Two LAPD anti-gang officers shot Ezell Ford three times in the right side, back and right arm during a fatal confrontation in South Los Angeles in August, according to a copy of the coroner's report released Monday.
The report says the gunshot to the back has a "muzzle imprint," indicating that it was fired at close range. Ford, who suffered from a mental illness according to his family, was shot three times by two Newton Division officers after he allegedly tried to grab one of their guns and a struggle ensued.
The toxicology report showed Ford had marijuana in his system.
The shooting occurred two days after the fatal police shooting of Michael Brown in Ferguson, Missouri, and sparked angry protests in Los Angeles.
- 5:56 p.m.: Ezell Ford's mother shows up to memorial near shooting site
- 4:30 p.m.: Ezell Ford family 'outraged' by coroner's report
- 4:09 p.m.: LA Police Protective League President expects shooting will be 'justified'
- 3:50 p.m.: Small crowd gathers outside police headquarters
- 3:21 p.m.: Garcetti: 'full' and 'impartial' investigation still underway
- 3:14 p.m.: Police Chief Beck: 'Let the system work'
- 1:42 p.m.: Autopsy shows gunshot in back at close range
About a dozen protestors gathered at a makeshift memorial for Ezell Ford on 65th Street at Broadway early Monday night. The crowd lit candles as a helicopter hovered overhead.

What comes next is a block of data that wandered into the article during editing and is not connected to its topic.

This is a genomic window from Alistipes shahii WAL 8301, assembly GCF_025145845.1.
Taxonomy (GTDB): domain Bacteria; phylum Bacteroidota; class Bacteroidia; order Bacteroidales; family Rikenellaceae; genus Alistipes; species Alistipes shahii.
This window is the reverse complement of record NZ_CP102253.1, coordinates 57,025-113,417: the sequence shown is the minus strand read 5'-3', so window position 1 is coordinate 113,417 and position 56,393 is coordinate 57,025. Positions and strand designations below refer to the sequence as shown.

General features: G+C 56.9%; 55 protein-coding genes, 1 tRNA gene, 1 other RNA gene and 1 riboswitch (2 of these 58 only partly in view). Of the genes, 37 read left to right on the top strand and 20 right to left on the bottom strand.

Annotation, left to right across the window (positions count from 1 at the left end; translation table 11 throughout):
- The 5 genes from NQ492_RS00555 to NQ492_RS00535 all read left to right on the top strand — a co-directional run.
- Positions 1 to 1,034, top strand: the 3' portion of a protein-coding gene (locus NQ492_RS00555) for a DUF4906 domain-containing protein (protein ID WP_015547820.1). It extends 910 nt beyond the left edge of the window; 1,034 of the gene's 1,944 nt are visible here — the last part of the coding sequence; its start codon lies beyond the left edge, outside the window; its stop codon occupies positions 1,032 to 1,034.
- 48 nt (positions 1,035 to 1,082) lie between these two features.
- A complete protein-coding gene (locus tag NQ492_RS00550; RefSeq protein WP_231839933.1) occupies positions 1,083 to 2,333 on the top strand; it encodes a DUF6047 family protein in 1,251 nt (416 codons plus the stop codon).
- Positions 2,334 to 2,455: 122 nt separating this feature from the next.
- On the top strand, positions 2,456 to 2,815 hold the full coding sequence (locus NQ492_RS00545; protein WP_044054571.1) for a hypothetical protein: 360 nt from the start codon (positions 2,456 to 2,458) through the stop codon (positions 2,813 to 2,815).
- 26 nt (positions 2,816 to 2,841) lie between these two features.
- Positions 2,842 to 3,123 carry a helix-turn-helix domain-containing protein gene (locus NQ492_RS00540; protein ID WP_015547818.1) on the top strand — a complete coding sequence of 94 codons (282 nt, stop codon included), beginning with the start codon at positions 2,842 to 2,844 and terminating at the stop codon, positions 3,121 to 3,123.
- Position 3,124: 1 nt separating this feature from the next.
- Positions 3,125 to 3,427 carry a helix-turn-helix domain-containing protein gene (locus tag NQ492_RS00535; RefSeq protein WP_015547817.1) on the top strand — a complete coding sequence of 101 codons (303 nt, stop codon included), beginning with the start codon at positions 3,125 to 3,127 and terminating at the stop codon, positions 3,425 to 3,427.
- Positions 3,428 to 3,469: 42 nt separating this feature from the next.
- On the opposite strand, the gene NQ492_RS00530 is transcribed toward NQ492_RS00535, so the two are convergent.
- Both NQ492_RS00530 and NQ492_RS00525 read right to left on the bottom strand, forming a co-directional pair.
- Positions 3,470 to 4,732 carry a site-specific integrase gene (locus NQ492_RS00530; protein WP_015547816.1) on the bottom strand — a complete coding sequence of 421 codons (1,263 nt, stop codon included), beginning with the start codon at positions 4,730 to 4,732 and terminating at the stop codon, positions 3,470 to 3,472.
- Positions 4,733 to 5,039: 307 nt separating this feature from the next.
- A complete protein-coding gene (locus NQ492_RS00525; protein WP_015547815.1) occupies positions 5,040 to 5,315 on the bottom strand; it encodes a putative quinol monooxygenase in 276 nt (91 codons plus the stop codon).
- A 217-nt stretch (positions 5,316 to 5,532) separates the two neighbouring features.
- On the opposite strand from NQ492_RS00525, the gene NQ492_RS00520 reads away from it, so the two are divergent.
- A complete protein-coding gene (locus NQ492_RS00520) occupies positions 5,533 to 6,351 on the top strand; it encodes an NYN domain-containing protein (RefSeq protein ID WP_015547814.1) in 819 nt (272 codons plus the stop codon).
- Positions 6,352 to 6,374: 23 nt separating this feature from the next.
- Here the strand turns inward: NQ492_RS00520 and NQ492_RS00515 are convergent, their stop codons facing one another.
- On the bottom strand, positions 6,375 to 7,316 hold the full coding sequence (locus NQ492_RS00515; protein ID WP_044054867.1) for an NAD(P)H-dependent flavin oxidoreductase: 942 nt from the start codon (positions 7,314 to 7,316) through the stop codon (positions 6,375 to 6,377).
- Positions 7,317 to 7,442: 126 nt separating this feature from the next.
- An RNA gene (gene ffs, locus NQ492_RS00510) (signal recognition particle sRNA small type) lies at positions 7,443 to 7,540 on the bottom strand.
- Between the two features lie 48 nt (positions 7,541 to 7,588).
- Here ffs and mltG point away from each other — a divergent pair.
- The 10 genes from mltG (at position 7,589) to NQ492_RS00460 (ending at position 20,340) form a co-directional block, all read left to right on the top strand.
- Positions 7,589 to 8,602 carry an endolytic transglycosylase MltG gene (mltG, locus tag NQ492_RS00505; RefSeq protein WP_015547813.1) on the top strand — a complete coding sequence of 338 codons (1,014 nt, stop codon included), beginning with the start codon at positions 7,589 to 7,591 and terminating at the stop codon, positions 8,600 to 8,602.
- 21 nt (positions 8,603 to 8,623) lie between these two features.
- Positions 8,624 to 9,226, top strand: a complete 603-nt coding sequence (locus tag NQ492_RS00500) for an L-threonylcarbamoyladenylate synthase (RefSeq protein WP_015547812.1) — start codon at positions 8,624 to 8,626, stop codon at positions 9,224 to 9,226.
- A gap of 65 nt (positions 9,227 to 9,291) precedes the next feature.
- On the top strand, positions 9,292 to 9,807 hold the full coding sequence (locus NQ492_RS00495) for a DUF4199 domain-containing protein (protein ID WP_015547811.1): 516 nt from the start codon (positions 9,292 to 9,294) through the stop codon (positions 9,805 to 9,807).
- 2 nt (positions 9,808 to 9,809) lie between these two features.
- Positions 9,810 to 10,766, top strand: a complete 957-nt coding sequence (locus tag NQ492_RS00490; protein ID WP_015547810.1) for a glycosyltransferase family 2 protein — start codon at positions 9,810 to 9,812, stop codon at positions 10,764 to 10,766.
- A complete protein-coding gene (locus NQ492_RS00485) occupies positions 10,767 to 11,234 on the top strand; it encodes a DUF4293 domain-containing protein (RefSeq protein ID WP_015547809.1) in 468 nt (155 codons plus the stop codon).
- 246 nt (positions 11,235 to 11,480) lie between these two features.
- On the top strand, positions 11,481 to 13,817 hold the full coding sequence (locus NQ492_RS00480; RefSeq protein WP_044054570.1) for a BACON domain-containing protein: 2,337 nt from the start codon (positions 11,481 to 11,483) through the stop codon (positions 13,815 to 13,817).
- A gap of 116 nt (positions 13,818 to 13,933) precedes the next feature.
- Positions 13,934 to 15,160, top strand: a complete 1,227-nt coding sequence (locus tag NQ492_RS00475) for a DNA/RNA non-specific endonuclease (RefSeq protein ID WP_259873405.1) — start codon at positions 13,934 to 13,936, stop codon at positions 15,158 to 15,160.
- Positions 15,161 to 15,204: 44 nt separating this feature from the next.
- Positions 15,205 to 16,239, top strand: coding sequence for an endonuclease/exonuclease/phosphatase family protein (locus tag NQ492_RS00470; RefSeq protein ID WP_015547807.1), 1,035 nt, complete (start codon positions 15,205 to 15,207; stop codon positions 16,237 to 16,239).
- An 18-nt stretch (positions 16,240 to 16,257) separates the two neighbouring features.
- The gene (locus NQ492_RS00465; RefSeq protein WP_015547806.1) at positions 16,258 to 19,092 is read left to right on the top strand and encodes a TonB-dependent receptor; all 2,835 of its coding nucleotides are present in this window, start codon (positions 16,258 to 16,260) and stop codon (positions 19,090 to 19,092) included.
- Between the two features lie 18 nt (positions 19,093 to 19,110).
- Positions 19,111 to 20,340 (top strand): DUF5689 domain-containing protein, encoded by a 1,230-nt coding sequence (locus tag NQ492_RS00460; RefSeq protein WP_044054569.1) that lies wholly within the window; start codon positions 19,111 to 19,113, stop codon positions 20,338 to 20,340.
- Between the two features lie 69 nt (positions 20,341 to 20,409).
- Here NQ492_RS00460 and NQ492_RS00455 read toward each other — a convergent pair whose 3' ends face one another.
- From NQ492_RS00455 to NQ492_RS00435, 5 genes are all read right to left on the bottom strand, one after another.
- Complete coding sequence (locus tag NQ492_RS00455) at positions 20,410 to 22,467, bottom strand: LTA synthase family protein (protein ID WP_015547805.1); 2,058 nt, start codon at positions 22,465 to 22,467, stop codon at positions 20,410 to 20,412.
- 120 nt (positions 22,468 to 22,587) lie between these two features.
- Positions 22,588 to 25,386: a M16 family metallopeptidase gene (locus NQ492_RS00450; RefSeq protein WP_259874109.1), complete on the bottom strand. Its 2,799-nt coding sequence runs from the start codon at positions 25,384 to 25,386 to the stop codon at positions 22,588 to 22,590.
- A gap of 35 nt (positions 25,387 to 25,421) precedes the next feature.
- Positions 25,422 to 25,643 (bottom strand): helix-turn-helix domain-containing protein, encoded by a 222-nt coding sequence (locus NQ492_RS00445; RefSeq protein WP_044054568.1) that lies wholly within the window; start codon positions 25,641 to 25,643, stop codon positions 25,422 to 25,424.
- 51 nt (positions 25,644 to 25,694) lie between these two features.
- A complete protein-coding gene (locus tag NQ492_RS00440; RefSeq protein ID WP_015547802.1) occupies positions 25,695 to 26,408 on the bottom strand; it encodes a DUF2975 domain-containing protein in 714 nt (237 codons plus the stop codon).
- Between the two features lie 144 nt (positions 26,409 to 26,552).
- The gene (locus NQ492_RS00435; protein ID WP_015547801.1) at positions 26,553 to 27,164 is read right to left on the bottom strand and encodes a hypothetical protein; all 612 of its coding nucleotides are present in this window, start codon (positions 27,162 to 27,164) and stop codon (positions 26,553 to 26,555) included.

Ford's mother stopped by briefly to light a candle but declined to speak to reporters.
The crowd at 65th and Broadway was peaceful and quiet. Some held signs but most gathered on the sidewalk and hung around the memorial site.
The protesters were the same people that protested outside LAPD headquarters around 3 p.m. Monday, shortly after LAPD Police Chief Charlie Beck's press conference about the autopsy report.
— Alice Walton, KPCC
The family of Ezell Ford was angry and outraged Monday when they read the coroner’s report on the death of their son, their attorneys said. The report, which is normally a public document, had been withheld from the public and Ford's family attorneys for more than four months at the request of the LAPD.
Attorney Steven Lerman sat with Ezell Ford's mother and father as they read it together.
"Mrs. Ford was hysterical, angry, beside herself," Lerman said. "Her husband was consoling his wife. He was frustrated, angry and outraged."
"It seems clear to them and myself why the city has been so reluctant to release this report, whereas it clearly indicates that Mr. Ford was killed with a shot to the back," Lerman said.
Attorney Federico Sayre, who represents Ezell Ford's parents in a federal court wrongful death lawsuit against the city and two police officers, said the autopsy confirmed what some ten eyewitnesses have told him about the shooting.
"The evidence from the shooting, the autopsy, discredits the statements of the police statement that their justification was that he was reaching for their holster," Sayre said.
The city is due to file its response in the wrongful death lawsuit in late January, with a settlement meeting set in March, Sayre said.
— Sharon McNary, KPCC
People on both sides of the issue said Monday that the reports that will be crucial come later, as investigators finish piecing together the case and Police Chief Charlie Beck makes a recommendation on discipline.
Tyler Izen, President of the LA Police Protective League, said he hadn’t read the Ezell Ford autopsy all the way through yet but shared his prediction about the shooting.